Consistently Immutable

Here’s a good read for when you’re planning a data caching strategy for your Next Great Project:

Managing Consistency of Immutable Models

Immutable models have many advantages, but managing consistency can be difficult. At LinkedIn, we’ve open sourced two Swift libraries to help manage consistency and persistence of immutable models. Unlike Core Data, the API is non-blocking, exception-free, and scales well with large numbers of models and view controllers…

The natural reflex of course is Core Data, and these were their issues:

  • The first problem we ran into was stability…
  • The other issue we ran into was performance…
  • Another issue is there are no eviction strategies…
  • Another point was that migrations are necessary…
  • The final thing for us was scalability…
  • Even if we were to solve all of these problems, we didn’t like the programming model that Core Data provided. One of the things we didn’t like is that all the models were mutable, and they’re not thread-safe, so when you pass it to a different thread, you need to reread from the database…

We could nitpick over how serious these problems actually are if you know what you’re doing, but yeah that last one is kinda a deal. So what would a modern architecture look like, you ask?

What we really wanted to try was to use immutable models for all the data in our application. Immutable models have long been a cornerstone of functional programming languages, and with the introduction of Swift to iOS, I think that they’ve been pushing this idea of immutability. Swift has a bunch of “immutable by default” features, and personally, I’ve been learning a lot about immutability because of Swift. I’m going to list a few of the examples of why immutable models are beneficial:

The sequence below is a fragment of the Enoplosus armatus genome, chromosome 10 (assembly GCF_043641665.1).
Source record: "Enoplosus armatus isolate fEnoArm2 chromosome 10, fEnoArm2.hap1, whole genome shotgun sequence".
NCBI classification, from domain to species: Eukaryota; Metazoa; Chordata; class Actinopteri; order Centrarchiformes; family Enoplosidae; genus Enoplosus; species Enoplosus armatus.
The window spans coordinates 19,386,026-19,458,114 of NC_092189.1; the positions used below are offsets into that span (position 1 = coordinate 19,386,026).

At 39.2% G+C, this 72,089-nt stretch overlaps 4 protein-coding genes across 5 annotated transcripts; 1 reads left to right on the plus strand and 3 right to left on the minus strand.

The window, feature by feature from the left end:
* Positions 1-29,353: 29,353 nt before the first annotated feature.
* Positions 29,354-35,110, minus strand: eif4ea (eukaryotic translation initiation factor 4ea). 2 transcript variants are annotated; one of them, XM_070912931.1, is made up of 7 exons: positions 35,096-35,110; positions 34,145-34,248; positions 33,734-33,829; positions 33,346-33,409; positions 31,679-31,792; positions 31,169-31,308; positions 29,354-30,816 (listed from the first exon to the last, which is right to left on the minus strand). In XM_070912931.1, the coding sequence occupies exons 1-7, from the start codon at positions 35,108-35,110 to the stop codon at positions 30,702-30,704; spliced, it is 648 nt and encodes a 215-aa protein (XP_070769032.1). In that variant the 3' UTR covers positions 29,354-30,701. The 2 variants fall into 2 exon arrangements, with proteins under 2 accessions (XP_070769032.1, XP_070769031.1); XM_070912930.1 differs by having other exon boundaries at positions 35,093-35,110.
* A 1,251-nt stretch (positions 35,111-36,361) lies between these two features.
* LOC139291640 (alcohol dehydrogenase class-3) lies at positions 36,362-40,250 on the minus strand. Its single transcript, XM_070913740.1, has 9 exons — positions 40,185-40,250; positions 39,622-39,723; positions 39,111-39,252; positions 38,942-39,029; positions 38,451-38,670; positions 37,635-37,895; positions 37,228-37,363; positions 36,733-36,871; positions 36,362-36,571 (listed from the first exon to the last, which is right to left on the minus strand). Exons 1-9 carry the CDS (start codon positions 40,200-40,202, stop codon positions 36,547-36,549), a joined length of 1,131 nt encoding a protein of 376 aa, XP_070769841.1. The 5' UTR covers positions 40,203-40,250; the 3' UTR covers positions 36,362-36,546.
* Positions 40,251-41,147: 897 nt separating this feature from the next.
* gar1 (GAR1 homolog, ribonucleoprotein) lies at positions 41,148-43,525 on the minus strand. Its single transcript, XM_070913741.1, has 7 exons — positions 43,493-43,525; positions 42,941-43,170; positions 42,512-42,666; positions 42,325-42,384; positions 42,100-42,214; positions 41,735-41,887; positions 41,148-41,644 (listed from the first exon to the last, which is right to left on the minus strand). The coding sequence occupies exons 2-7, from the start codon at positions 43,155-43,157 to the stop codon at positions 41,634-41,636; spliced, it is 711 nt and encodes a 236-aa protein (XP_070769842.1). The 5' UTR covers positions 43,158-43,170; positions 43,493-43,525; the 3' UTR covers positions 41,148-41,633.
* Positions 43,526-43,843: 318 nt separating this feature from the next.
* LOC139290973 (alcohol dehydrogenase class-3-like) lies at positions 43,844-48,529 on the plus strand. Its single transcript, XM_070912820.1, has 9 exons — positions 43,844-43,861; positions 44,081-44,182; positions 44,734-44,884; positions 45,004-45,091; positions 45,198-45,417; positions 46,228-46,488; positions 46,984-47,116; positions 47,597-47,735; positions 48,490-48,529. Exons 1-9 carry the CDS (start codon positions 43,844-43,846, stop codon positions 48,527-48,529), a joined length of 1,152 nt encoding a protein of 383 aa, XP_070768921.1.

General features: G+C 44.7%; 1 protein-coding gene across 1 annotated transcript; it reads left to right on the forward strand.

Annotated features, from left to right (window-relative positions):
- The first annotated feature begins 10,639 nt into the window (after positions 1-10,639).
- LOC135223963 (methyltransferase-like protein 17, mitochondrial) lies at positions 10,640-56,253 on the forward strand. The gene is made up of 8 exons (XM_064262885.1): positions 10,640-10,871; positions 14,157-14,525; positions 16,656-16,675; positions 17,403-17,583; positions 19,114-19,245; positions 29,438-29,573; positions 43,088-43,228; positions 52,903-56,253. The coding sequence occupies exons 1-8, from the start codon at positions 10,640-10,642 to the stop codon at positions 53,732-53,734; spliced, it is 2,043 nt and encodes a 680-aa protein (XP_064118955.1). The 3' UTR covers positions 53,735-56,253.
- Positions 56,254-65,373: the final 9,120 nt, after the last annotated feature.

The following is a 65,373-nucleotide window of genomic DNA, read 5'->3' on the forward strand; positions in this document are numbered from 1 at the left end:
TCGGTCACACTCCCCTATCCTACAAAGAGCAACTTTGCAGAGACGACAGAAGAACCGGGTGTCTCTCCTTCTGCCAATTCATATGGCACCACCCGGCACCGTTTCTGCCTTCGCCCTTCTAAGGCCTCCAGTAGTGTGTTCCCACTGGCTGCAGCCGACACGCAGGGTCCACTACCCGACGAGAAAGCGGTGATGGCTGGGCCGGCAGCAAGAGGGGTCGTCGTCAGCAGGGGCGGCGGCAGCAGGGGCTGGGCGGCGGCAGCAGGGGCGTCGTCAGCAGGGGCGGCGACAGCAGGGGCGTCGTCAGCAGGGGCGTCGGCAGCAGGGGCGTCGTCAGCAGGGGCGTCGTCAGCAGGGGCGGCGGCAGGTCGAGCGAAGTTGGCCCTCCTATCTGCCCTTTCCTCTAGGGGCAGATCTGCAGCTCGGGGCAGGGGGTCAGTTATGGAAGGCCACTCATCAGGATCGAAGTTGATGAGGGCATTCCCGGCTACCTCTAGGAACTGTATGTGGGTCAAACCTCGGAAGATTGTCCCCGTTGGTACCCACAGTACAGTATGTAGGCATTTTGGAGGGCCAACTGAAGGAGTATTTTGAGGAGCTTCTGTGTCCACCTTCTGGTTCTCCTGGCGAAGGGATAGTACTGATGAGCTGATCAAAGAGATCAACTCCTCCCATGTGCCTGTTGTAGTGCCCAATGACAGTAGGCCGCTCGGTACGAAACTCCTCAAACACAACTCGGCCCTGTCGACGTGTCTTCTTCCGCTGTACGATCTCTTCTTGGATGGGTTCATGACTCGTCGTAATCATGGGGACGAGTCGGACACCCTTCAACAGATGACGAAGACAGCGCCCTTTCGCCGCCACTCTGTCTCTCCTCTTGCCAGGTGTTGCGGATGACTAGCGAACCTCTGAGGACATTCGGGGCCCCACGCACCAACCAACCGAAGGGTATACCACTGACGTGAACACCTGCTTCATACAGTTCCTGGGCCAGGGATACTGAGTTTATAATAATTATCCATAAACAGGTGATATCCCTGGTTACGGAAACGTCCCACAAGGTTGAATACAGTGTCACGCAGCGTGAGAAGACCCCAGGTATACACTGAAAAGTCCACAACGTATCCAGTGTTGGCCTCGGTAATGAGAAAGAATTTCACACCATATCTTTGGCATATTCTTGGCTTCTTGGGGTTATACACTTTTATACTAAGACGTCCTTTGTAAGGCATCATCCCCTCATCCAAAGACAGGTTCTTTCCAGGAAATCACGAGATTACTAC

We’ll assume you know those benefits already, but if not TL;DR they’re easier.

  • We wanted immutable, thread safe models for the reasons which I just went over.
  • We wanted consistency, so a change in one place would automatically be reflected elsewhere in the application.
  • We wanted non-blocking access on all reads and writes. There wouldn’t be any disk access on the main thread.
  • We wanted a simple eviction strategy. Looking at some of our peers, we saw that a lot of apps were using 200, 300, 400 megabytes of disk space, and ideally, for us, we wanted to limit it below 50 megabytes.
  • We want it to scale well. Again, as I said, we have hundreds of models and view controllers, and we wanted easy migrations. Actually, we wanted to write no migration code at all, ever.

To accomplish all these things we wrote RocketData.

RocketData is a caching and consistency solution for immutable models. It’s intended to replace Core Data or at least fulfill that role in an application. It’s written 100% in Swift, and we really like it…

Definitely read it all, but here’s the secret sauce:

The Consistency Manager, as I said, is truly the engine which drives everything. It’s an entirely separate open-source library that RocketData depends on. It’s written completely in Swift, and you can use it independently.

and here’s the executive summary:

Core Data Comparison

There is no tool which will solve every problem. For many use cases, we believe Rocket Data is a better option to Core Data because of the speed and stability guarantees as well as working with immutable instead of mutable models. However, Core Data is useful for other use cases, and it’s important to consider the differences before you make a decision for your app…

Always good to have options … and this looks like a pretty sweet one!

UPDATES:

Speaking of options: Core Data or Realm

#35 Structs Alternative: Using Swift Protocols to Enhance Safety of Core Data Access

Introducing Plank: Immutable model generation for iOS

Alex | November 15, 2016

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